The Feast of Saint Valentine
(In the north and east of the City, Saint Valentine smells blood pumping.)
I’ve prepared a letter for you. Short, two sides, in generous, voluptuous handwriting. Date, 14 February. There’s a full bottle of wine, and a fuller bottle of vodka.
I hand you the envelope over supper. The wine doesn’t last long. Nothing thrown by either of us this time—but there is a fresh gush of tears.
(Saint Valentine waits. His time is soon.)
I say goodbye. You are so busy pleading, sobbing, begging, to reciprocate as I fetch my pre-packed bags, and walk out into the night.
(You are alone in the flat. For now.)
Outside, waiting near my bike, my new boyfriend. That’s who he is, now. My boyfriend. What he is to me, and I to him. He is mine, and I am his, and we—you and I—are no longer a thing. Just like that. The thing I have with him now—it is dark and wicked as much as it is pure and numinous, an electric, ecstatic maelstrom that has sundered our thing. He cracks an apologetic smile, envelopes me in a hug, and we leave, to begin sharing our lives.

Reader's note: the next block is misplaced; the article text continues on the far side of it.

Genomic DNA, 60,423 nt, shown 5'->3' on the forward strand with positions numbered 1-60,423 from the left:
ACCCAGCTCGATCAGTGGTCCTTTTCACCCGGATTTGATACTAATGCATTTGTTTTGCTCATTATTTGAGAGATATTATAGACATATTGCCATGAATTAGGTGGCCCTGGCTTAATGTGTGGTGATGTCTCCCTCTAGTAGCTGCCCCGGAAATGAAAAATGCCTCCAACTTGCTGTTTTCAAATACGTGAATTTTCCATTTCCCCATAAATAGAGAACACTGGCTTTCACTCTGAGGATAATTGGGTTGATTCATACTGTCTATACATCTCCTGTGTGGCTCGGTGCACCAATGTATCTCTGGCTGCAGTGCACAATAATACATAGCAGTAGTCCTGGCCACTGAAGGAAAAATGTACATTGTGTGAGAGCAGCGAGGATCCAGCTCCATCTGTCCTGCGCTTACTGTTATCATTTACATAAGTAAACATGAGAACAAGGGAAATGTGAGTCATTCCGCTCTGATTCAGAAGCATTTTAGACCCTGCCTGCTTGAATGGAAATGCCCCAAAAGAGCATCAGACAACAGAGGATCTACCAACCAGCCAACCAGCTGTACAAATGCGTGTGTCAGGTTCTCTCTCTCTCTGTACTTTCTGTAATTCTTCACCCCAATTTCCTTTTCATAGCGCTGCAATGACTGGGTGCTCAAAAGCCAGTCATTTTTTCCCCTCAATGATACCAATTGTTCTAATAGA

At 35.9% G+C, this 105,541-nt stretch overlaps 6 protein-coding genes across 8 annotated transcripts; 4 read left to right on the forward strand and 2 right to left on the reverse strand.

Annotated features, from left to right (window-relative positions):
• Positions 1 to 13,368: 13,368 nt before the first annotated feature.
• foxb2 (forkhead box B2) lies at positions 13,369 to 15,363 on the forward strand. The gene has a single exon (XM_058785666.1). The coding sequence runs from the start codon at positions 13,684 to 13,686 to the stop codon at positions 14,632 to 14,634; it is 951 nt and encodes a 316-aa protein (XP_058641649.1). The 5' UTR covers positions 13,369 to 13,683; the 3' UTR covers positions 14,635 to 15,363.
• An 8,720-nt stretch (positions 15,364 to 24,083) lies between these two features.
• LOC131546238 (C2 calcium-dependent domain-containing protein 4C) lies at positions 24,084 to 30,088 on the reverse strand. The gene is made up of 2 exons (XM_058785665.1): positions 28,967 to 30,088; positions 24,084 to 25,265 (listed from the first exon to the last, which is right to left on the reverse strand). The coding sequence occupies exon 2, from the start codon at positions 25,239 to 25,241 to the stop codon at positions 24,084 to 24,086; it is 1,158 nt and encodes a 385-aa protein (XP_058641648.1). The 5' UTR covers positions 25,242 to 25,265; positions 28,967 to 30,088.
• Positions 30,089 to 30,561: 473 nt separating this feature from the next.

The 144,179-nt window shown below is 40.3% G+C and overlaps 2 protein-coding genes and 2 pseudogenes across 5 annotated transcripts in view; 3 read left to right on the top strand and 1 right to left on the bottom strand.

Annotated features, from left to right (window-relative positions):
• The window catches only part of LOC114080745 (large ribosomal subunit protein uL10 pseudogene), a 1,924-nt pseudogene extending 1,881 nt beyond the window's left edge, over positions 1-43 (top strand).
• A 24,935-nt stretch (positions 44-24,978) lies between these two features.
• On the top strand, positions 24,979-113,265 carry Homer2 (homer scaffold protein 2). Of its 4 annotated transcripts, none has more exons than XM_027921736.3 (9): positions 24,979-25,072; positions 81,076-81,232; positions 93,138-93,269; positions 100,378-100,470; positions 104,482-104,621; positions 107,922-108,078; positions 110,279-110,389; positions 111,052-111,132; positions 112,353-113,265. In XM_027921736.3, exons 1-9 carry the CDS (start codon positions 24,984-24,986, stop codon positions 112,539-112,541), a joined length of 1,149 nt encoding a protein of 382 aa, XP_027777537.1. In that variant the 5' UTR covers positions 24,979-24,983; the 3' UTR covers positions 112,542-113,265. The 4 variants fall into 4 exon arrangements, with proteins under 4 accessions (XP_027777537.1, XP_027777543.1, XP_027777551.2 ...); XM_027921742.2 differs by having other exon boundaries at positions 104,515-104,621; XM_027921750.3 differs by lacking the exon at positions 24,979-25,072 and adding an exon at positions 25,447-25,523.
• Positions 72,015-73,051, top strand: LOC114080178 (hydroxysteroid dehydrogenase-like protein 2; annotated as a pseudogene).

Just like that.
(He is nearly there, now. He moves fast—a maelstrom, dark and wicked as much as he is pure and numinous.)
The flat remains empty. You lie, shirt unbuttoned, on our bed, drunk, sobbing.
(His time is now.)
You stretch your arm outwards, imagine our fingers twined together, and, to spare your fingers the pain of contact with your fist, grasp yourself.
You feel an inky blackness in a cosmic shell. An endless void of nothing masquerading as everything.
You feel another hand on yours.
(On 14th February, Saint Valentine feasts again.)
Thank you for reading.